Data_Sheet_1_Genomic and Physiological Characterization of Bacilli Isolated From Salt-Pans With Plant Growth Promoting Features.docx (682.02 kB)
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Data_Sheet_1_Genomic and Physiological Characterization of Bacilli Isolated From Salt-Pans With Plant Growth Promoting Features.docx

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posted on 13.09.2021, 13:45 authored by Claudia Petrillo, Stefany Castaldi, Mariamichela Lanzilli, Matteo Selci, Angelina Cordone, Donato Giovannelli, Rachele Isticato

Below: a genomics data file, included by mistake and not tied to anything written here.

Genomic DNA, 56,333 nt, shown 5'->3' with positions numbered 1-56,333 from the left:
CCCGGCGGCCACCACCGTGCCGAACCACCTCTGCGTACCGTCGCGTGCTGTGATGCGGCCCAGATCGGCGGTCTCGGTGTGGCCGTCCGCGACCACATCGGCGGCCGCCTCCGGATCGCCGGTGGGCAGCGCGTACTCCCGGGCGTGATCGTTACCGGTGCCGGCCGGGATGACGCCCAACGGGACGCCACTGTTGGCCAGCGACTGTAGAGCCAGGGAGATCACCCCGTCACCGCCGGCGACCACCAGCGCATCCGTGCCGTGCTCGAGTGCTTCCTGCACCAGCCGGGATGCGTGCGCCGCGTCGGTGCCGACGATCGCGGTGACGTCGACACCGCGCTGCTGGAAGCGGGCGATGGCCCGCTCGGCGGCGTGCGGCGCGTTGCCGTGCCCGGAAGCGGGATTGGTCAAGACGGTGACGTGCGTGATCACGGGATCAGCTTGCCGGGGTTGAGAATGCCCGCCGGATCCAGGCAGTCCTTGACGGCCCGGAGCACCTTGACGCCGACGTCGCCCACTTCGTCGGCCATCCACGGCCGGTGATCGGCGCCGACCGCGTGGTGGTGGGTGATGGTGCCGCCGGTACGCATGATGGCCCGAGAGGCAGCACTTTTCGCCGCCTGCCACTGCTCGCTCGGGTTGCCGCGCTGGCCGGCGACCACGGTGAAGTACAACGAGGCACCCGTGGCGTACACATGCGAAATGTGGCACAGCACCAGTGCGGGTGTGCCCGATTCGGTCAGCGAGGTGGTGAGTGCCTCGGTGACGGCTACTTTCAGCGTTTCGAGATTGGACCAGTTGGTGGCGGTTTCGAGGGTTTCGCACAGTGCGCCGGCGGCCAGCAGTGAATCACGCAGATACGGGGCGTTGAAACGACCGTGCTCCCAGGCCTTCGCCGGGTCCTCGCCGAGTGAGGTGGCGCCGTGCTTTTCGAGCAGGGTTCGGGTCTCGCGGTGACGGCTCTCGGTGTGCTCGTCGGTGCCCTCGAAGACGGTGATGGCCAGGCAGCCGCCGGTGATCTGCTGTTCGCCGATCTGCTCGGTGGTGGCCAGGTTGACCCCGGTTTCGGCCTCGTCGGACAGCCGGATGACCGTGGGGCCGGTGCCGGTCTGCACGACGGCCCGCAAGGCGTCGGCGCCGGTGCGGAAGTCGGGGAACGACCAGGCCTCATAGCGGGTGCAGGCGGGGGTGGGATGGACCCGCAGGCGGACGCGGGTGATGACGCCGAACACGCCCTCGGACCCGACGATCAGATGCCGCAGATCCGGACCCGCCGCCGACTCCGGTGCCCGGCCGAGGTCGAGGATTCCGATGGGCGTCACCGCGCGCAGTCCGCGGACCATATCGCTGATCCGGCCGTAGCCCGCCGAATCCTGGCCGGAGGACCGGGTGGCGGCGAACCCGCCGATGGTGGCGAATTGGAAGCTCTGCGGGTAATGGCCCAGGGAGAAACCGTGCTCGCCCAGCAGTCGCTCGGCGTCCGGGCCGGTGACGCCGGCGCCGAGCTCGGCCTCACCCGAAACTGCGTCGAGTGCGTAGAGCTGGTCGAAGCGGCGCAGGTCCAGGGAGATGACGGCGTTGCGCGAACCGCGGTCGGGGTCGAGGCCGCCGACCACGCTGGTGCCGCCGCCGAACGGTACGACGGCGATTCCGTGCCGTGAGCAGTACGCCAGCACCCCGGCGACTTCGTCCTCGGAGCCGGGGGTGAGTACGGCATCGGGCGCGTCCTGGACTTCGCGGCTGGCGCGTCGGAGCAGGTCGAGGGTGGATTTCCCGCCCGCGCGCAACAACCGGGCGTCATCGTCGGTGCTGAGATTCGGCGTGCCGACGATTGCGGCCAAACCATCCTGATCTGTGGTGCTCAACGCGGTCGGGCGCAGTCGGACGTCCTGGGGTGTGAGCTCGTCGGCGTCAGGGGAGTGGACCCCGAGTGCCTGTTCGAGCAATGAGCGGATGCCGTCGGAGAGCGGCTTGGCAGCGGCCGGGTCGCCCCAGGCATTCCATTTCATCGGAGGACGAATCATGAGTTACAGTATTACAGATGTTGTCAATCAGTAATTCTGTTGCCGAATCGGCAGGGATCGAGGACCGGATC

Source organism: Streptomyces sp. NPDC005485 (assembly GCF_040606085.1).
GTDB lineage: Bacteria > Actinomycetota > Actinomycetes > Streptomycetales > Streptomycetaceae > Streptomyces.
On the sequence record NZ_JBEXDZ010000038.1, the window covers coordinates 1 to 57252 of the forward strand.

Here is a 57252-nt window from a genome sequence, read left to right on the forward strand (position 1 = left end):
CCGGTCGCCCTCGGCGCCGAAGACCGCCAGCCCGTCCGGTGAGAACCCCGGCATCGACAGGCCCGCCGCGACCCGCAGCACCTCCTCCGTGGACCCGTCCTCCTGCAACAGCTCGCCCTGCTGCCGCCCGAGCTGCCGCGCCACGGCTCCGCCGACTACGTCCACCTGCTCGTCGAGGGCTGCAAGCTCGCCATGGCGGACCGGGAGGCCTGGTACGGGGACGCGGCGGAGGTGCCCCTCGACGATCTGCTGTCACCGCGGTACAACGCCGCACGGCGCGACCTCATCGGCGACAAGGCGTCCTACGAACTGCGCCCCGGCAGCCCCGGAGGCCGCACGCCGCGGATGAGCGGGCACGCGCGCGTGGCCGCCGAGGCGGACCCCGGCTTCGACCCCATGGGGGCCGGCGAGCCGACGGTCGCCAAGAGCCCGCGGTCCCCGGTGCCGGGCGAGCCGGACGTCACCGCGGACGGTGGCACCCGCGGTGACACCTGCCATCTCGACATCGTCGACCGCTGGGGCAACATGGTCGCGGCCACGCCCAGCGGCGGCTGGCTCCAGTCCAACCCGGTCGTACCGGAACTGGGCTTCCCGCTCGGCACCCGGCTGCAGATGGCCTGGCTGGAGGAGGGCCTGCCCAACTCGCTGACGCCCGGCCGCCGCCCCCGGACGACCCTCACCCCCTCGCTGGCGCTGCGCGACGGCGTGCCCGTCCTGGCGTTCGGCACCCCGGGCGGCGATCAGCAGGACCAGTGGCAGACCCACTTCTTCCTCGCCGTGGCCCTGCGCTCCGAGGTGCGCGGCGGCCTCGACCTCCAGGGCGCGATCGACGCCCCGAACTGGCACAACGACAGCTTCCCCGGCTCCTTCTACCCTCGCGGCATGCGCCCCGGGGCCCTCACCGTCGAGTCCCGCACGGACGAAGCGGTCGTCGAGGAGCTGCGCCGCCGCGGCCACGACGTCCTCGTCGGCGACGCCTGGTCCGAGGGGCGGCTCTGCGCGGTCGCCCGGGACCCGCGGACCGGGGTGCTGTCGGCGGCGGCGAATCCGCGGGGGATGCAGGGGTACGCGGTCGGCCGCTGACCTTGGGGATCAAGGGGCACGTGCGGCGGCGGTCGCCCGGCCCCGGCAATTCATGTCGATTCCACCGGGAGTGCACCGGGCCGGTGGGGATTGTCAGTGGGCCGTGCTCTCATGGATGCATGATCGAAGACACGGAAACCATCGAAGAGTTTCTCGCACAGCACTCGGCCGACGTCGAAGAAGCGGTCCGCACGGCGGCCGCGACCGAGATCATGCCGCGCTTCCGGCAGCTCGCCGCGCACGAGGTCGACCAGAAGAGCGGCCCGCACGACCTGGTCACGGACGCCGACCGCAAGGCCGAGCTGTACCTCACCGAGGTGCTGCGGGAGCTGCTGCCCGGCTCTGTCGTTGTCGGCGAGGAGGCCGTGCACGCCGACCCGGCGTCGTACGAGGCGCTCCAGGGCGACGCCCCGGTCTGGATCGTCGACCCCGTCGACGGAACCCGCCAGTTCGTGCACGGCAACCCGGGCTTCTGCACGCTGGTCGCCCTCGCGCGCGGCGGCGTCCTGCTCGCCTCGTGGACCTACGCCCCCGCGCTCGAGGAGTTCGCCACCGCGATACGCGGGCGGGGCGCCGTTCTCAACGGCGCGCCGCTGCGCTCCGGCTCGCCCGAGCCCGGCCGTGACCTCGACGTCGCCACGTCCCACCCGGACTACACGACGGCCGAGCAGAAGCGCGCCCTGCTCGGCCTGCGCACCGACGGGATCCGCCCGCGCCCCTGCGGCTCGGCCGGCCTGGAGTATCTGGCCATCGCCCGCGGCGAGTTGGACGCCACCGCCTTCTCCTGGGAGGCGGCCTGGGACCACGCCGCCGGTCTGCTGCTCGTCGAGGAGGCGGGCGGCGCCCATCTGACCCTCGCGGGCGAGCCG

Massive application of chemical fertilizers and pesticides has been the main strategy used to cope with the rising crop demands in the last decades. The indiscriminate use of chemicals while providing a temporary solution to food demand has led to a decrease in crop productivity and an increase in the environmental impact of modern agriculture. A sustainable alternative to the use of agrochemicals is the use of microorganisms naturally capable of enhancing plant growth and protecting crops from pests known as Plant-Growth-Promoting Bacteria (PGPB). Aim of the present study was to isolate and characterize PGPB from salt-pans sand samples with activities associated to plant fitness increase. To survive high salinity, salt-tolerant microbes produce a broad range of compounds with heterogeneous biological activities that are potentially beneficial for plant growth. A total of 20 halophilic spore-forming bacteria have been screened in vitro for phyto-beneficial traits and compared with other two members of Bacillus genus recently isolated from the rhizosphere of the same collection site and characterized as potential biocontrol agents. Whole-genome analysis on seven selected strains confirmed the presence of numerous gene clusters with PGP and biocontrol functions and of novel secondary-metabolite biosynthetic genes, which could exert beneficial impacts on plant growth and protection. The predicted biocontrol potential was confirmed in dual culture assays against several phytopathogenic fungi and bacteria. Interestingly, the presence of predicted gene clusters with known biocontrol functions in some of the isolates was not predictive of the in vitro results, supporting the need of combining laboratory assays and genome mining in PGPB identification for future applications.

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